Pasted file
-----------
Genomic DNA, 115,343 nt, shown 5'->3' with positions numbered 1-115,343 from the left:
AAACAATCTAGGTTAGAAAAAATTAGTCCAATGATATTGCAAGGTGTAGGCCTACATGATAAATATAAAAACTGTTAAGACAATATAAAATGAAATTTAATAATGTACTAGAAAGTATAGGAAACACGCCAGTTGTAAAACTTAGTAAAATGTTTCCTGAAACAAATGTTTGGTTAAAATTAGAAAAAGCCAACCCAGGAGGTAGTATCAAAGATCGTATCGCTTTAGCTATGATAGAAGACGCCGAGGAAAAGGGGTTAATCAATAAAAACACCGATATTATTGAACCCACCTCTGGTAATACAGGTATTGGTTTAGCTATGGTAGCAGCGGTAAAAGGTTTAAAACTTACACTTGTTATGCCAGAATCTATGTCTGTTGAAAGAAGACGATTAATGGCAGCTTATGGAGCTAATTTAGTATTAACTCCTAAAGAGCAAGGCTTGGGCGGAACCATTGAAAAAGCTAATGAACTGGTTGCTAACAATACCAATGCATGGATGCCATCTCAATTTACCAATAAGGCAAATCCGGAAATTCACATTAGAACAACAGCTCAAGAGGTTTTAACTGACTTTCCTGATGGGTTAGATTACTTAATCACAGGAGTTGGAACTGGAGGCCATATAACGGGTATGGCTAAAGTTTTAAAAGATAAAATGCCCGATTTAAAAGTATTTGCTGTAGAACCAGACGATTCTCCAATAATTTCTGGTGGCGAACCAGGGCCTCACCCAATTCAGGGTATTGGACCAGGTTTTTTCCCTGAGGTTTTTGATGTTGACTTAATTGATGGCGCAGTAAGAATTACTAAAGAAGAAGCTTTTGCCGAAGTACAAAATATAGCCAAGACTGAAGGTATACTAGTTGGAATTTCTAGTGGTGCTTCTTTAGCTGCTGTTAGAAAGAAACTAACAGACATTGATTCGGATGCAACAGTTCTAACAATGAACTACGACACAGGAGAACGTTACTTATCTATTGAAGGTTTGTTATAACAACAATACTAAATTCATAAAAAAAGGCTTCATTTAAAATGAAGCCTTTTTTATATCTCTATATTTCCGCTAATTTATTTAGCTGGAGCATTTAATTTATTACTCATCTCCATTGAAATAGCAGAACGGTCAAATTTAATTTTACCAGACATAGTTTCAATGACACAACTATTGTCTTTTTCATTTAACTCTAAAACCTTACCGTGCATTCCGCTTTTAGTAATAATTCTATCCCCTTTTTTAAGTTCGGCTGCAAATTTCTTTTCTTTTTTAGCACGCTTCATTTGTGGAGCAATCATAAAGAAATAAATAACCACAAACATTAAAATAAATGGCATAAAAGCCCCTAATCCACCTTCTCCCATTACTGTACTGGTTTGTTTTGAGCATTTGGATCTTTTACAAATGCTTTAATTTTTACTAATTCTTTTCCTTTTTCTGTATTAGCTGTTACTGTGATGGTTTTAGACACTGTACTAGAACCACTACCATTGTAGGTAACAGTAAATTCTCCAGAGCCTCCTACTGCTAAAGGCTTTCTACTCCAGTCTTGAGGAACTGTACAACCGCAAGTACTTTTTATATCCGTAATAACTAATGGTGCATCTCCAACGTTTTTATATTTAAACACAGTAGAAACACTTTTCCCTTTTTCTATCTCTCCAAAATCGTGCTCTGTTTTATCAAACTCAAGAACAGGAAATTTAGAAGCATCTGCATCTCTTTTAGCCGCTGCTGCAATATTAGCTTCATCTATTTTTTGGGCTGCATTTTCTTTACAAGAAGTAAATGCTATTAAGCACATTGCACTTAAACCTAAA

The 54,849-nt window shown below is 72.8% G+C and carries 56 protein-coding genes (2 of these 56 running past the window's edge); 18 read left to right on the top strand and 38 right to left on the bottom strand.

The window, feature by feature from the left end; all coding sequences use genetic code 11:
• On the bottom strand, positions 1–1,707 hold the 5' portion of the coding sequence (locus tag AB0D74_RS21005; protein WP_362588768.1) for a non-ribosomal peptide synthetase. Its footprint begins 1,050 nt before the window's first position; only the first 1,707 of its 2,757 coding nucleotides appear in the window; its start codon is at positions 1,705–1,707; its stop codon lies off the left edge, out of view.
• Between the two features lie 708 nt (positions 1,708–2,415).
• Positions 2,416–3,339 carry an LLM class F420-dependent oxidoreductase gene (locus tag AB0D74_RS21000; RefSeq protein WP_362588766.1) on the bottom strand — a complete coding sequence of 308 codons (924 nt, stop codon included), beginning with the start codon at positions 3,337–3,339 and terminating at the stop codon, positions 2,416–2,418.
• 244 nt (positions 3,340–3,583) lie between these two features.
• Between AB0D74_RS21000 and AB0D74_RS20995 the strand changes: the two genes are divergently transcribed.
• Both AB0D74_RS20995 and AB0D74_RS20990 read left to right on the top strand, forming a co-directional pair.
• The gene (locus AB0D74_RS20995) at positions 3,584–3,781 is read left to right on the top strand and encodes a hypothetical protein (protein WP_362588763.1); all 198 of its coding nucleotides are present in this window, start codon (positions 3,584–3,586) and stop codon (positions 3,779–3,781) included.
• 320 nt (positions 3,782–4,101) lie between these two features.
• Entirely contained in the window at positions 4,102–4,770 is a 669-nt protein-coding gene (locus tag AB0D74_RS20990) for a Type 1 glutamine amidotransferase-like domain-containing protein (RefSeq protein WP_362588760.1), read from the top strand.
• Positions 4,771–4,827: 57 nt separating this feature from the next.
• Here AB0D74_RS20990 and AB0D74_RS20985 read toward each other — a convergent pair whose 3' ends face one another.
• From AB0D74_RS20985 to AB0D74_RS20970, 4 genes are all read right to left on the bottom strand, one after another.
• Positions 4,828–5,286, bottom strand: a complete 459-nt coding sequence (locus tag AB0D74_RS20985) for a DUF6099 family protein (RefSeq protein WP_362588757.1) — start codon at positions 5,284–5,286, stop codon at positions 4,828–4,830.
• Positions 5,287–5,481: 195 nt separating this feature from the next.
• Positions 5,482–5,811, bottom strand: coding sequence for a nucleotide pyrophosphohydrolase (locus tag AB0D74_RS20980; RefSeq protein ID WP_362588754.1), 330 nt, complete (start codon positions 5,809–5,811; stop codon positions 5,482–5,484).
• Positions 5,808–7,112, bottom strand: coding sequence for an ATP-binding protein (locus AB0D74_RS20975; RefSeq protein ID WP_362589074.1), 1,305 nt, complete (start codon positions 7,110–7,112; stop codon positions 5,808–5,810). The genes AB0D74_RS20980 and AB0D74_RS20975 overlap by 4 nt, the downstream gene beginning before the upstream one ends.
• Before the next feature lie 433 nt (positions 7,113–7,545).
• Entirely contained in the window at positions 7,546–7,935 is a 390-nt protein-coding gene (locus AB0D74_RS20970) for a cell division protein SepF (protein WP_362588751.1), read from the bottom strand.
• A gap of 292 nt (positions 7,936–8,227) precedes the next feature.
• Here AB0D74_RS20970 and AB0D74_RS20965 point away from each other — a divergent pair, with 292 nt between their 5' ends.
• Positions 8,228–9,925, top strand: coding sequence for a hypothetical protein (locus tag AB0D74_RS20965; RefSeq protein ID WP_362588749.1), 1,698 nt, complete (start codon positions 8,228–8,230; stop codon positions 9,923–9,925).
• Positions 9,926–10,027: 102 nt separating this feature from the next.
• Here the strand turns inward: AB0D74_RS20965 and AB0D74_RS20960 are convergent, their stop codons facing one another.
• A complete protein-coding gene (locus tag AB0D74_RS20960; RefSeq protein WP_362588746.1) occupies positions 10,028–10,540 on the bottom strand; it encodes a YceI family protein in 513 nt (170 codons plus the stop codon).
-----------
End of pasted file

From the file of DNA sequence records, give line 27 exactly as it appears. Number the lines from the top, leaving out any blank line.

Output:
• Here the strand turns inward: AB0D74_RS20965 and AB0D74_RS20960 are convergent, their stop codons facing one another.